City of Colorado Springs / Forestry / Colorado Springs & Trees / Arbor Day Trees

Arbor Day 2011: April 29 at America the Beautiful Park

Planting an Austrian Pine
Arbor Day 2011
After the 9:30 a.m. ceremony, volunteers planted 25 trees along the Midland Trail between Monument Creek and Chestnut Street. Volunteers will attach educational tags to trees to share the benefits of the species being given to the community this year:
         Hackberry (Celtis occidentalis)  
         Catalpa (Catalpa speciosa)
         English Oak (Quercus robur)
         Bur Oak (Quercus macrocarpa)
         Box Elder (Acer negundo) from the Select Tree Program
         Austrian Pine (Pinus nigra)
 
Volunteers also painted tree-related mini-murals over 16 graffiti-covered columns along the Midland Trail under I-25 (see slide show below). All paint was reused from the El Paso County Household Hazardous Waste Facility 
 
Special thanks to:
  • Weston Solutions provided $1,500 for the purchase of Arbor Day trees, volunteers, volunteer thank you gifts and promotional assistance.
  • Asplundh provided $500 toward the purchase of Arbor Day trees.
  • Colorado Springs Utilities provided staff support and $2,500 toward the purchase of trees. 
  • City Stormwater staff for their planning and volunteer efforts to clean up trash along this stretch of trail.
  • Waste Connections and Keep Colorado Springs Beautiful (KCSB) provided a tribute tree  to honor the work of the Colorado Springs Police Department's Homeless Outreach Team (HOT).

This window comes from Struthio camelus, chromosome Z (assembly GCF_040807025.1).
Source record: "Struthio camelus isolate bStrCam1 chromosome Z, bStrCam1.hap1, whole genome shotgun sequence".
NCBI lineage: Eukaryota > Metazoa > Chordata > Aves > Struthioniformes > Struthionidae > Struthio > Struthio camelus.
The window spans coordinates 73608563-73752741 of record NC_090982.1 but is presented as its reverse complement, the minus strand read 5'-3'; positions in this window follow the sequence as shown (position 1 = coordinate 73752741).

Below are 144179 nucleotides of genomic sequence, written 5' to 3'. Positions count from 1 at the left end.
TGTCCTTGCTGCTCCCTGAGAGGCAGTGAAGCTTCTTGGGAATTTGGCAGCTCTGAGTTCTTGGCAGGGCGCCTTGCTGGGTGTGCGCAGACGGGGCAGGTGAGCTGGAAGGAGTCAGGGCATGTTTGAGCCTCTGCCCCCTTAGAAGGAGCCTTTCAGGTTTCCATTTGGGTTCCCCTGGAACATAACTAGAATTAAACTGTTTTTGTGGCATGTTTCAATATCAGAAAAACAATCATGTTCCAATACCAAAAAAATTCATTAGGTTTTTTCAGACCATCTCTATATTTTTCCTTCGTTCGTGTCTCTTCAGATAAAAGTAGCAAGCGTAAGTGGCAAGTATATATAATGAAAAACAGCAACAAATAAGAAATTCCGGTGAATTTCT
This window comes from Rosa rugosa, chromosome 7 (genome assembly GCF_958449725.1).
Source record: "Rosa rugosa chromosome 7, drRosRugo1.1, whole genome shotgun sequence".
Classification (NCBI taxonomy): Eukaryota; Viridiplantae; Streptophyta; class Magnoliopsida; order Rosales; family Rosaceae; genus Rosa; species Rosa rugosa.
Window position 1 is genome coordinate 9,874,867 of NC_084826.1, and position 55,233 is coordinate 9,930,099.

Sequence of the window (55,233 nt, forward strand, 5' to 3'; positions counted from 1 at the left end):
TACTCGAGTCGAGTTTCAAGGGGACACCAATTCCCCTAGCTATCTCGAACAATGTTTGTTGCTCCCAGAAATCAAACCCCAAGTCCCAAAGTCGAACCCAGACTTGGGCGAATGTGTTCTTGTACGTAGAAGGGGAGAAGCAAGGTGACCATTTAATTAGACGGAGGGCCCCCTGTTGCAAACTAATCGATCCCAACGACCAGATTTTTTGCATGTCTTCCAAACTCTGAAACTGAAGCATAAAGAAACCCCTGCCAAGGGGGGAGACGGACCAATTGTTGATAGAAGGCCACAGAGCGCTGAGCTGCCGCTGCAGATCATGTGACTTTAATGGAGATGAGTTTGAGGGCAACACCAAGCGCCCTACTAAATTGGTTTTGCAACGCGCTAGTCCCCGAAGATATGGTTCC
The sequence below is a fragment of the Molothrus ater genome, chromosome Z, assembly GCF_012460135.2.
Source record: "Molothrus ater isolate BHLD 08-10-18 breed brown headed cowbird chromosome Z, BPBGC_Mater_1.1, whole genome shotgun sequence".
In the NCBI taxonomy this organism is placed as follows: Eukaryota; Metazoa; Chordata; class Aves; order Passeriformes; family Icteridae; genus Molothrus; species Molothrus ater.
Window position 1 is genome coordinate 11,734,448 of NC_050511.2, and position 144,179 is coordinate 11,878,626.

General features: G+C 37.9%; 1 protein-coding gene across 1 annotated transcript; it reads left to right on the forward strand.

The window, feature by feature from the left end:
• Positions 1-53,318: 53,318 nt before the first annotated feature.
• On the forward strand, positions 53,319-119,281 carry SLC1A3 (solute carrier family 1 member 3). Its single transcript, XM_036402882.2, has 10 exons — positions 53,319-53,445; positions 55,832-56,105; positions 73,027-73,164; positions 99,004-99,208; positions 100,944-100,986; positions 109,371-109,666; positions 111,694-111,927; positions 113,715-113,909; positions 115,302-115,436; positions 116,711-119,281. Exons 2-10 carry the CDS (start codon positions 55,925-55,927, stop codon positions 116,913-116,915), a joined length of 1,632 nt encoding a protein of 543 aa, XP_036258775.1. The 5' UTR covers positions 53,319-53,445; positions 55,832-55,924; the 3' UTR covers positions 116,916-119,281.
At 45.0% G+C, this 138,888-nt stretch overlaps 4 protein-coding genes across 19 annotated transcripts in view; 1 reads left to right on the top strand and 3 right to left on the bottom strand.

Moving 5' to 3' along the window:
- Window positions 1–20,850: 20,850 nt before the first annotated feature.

But why plant trees anyway?
  • Trees provide beautiful landscapes, can camouflage unsightly views, and provide privacy.
  • Trees keep our air fresh by supplying the oxygen that we breathe and absorbing the carbon dioxide that we exhale and are emitted by factories and engines. Some trees also trap and filter out dust and pollen on their hairy leaf surfaces.
  • Trees save energy. Trees are natural air conditioners - they lower air temperature by evaporating water in their leaves. Trees can also reduce home heating and cooling costs. Large, broad-leafed shade trees are most effective shading the east and west windows from summer sun while keeping south-facing windows open to the winter sun reduces the need to heat in winter.
  • Trees act as barriers, which cuts down noise pollution and slows down strong winds.
  • Trees stabilize soil and prevent erosion. Trees also absorb stormwater, which keeps pollutants out of our waterways.
  • Trees provide food and shelter us from direct sunlight on hot summer days.


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